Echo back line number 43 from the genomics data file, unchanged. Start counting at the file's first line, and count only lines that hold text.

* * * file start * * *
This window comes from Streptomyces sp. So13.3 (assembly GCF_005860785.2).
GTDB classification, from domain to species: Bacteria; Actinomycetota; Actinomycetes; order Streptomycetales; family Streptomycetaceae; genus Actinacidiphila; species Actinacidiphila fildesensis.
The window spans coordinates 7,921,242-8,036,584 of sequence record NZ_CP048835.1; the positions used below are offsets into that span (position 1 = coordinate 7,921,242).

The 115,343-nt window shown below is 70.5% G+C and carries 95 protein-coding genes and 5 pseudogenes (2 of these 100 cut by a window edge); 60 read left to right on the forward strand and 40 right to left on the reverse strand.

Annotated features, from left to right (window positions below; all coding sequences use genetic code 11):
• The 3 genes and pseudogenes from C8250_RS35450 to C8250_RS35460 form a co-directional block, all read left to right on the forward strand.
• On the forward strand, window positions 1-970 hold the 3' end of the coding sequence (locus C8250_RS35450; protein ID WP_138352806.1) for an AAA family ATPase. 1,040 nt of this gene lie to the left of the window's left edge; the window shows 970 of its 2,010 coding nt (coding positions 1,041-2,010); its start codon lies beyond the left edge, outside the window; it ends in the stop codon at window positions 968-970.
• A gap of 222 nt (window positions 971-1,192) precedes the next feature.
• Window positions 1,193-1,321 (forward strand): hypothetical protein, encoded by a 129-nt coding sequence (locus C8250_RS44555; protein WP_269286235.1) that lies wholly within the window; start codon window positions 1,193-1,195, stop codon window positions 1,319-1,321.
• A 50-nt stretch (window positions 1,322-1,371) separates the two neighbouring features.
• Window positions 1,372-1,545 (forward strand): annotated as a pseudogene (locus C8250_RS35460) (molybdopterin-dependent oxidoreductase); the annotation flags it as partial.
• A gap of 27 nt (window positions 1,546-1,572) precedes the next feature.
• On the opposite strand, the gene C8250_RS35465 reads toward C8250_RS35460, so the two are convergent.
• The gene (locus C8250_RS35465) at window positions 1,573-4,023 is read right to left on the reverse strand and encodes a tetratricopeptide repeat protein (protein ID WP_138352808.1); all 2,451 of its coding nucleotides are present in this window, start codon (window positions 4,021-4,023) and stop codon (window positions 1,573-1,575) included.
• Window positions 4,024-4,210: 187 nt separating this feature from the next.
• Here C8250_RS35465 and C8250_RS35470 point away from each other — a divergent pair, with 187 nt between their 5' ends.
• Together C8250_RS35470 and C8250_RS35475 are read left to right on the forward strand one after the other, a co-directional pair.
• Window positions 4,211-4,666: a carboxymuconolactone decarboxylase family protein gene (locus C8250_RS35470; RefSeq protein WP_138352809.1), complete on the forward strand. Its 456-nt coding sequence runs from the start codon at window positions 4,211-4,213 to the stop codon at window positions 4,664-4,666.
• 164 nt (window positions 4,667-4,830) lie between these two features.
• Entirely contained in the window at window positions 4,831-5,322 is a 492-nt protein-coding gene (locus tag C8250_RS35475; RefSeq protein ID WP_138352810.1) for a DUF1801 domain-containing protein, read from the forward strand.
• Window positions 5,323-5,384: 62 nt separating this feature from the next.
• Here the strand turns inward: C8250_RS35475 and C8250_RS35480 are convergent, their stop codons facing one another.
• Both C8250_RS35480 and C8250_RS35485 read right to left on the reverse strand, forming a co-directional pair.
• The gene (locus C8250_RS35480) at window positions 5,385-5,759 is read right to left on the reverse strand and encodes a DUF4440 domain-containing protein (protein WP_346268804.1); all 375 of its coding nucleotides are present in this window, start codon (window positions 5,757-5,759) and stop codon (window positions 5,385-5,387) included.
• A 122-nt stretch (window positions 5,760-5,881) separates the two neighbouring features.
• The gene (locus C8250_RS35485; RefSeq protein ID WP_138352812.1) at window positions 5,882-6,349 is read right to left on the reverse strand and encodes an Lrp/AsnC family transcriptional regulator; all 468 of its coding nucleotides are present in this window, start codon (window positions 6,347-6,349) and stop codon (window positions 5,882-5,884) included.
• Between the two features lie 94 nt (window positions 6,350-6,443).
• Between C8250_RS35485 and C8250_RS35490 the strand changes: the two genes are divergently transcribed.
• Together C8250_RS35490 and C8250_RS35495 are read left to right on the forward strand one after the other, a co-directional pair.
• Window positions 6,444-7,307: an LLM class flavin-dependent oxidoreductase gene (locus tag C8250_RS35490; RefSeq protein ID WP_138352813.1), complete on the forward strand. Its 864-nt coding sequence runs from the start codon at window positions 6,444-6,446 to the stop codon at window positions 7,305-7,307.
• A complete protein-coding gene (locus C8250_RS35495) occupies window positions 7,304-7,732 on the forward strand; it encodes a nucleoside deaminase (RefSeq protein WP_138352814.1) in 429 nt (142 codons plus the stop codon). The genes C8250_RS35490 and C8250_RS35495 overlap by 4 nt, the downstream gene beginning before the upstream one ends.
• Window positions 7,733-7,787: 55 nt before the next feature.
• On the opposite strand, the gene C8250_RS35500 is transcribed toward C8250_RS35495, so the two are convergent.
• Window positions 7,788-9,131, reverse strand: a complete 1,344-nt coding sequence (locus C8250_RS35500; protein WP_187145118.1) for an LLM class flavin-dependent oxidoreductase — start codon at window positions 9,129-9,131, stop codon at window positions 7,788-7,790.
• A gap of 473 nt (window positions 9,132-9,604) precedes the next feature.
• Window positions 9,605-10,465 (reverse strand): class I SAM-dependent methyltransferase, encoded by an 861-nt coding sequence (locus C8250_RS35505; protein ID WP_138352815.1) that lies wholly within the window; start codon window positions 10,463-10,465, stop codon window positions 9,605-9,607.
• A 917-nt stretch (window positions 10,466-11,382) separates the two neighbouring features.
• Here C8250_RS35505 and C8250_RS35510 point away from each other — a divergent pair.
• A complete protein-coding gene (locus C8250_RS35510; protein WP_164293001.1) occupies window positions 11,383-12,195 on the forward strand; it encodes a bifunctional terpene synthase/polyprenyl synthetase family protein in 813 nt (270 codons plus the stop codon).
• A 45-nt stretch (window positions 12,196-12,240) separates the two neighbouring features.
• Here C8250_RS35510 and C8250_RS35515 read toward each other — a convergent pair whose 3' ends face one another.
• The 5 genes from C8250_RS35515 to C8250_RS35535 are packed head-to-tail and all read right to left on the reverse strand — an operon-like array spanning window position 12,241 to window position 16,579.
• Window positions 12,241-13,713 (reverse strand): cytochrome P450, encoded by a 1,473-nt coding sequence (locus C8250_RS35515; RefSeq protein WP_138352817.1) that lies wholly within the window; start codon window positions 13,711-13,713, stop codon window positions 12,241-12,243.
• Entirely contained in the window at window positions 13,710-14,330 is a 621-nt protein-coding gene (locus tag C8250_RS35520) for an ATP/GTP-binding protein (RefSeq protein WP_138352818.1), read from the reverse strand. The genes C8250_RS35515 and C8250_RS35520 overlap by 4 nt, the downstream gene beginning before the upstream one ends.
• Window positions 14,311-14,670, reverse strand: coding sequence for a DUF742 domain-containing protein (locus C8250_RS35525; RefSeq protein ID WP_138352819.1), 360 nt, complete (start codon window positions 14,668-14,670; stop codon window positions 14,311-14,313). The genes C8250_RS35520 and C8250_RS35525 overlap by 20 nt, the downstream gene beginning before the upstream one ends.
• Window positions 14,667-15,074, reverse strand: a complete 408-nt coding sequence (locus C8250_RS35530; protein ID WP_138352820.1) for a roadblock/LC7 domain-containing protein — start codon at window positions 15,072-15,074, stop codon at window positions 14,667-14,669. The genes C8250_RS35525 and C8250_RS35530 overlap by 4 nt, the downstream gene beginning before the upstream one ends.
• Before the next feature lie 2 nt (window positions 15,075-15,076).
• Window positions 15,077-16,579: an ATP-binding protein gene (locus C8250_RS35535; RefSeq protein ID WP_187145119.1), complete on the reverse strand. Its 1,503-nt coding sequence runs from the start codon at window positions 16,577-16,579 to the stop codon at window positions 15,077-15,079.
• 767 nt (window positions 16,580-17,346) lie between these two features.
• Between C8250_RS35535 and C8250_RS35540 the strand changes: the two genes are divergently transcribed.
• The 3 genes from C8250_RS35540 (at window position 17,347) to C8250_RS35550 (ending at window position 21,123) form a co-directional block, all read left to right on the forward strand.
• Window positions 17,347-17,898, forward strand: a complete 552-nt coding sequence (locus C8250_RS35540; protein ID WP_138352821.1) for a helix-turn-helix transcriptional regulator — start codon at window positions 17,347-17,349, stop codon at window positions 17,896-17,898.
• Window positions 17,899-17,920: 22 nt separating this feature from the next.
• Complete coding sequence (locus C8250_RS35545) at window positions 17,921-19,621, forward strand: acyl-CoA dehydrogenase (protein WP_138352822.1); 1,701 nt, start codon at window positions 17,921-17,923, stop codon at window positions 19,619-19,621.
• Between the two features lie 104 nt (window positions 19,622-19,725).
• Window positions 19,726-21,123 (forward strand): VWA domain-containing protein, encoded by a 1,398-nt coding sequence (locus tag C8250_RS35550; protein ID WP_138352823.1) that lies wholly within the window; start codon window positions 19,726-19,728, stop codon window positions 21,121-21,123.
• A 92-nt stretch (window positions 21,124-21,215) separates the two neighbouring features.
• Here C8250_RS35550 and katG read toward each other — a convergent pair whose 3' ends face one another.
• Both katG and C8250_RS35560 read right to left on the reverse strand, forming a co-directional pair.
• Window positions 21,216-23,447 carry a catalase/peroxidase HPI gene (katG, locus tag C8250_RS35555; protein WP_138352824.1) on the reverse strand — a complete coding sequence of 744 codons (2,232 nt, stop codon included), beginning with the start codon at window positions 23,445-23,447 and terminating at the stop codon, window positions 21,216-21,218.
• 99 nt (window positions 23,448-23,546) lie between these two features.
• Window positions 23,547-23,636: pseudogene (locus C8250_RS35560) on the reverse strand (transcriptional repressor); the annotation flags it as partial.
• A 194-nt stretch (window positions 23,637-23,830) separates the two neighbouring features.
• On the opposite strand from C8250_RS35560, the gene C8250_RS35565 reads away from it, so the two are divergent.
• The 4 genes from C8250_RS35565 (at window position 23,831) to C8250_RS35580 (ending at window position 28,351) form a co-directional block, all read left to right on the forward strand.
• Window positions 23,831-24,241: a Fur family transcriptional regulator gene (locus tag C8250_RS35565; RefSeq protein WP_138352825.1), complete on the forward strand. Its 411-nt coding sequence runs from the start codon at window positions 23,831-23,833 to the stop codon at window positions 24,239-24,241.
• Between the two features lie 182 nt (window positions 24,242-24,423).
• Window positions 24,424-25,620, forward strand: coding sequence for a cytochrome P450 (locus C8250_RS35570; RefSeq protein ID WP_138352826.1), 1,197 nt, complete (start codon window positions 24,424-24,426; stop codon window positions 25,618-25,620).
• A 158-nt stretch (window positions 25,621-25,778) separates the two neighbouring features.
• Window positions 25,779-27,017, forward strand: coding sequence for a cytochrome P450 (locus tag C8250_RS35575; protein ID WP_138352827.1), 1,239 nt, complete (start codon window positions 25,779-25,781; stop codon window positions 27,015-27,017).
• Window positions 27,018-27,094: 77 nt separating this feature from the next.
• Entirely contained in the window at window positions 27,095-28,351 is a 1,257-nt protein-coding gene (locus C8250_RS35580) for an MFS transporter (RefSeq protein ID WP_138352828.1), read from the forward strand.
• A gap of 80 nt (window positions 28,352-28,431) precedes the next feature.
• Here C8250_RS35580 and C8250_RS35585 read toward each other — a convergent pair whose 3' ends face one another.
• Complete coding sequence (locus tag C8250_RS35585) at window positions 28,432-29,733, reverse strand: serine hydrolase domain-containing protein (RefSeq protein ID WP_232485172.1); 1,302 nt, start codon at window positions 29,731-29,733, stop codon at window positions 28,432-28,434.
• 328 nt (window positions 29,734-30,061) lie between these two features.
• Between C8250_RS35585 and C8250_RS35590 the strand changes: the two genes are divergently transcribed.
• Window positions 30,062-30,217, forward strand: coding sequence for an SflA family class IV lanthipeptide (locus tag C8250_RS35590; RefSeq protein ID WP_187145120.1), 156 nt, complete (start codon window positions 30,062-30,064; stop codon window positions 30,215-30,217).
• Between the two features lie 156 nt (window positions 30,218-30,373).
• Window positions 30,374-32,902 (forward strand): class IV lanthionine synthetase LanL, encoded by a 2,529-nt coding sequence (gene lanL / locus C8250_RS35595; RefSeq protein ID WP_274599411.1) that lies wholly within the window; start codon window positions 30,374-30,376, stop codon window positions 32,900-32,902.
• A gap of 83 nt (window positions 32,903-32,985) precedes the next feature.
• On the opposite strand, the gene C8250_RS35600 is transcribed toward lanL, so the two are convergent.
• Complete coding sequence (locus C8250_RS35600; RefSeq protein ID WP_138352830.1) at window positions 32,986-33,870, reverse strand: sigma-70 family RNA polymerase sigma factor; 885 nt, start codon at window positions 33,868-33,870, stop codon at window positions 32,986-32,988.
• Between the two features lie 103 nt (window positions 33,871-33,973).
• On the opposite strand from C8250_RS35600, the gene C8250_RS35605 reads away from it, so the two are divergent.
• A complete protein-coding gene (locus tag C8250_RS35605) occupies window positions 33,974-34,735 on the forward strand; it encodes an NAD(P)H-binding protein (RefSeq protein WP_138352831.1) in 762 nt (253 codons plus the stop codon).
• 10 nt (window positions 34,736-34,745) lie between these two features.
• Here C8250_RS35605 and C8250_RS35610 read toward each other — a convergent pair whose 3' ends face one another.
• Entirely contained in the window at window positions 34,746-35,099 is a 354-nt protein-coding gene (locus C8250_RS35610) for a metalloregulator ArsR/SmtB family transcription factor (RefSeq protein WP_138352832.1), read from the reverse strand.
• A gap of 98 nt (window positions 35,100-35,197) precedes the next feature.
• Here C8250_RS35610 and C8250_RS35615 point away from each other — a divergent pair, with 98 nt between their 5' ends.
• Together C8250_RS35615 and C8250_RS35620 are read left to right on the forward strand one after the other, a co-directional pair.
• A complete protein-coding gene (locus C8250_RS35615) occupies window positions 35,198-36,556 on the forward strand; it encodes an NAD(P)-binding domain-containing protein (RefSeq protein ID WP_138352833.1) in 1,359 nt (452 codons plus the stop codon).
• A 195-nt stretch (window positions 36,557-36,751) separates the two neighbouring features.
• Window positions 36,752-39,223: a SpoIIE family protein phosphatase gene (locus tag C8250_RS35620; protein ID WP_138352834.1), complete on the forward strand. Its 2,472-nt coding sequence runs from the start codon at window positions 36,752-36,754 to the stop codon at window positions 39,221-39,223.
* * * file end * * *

• Window positions 12,241-13,713 (reverse strand): cytochrome P450, encoded by a 1,473-nt coding sequence (locus C8250_RS35515; RefSeq protein WP_138352817.1) that lies wholly within the window; start codon window positions 13,711-13,713, stop codon window positions 12,241-12,243.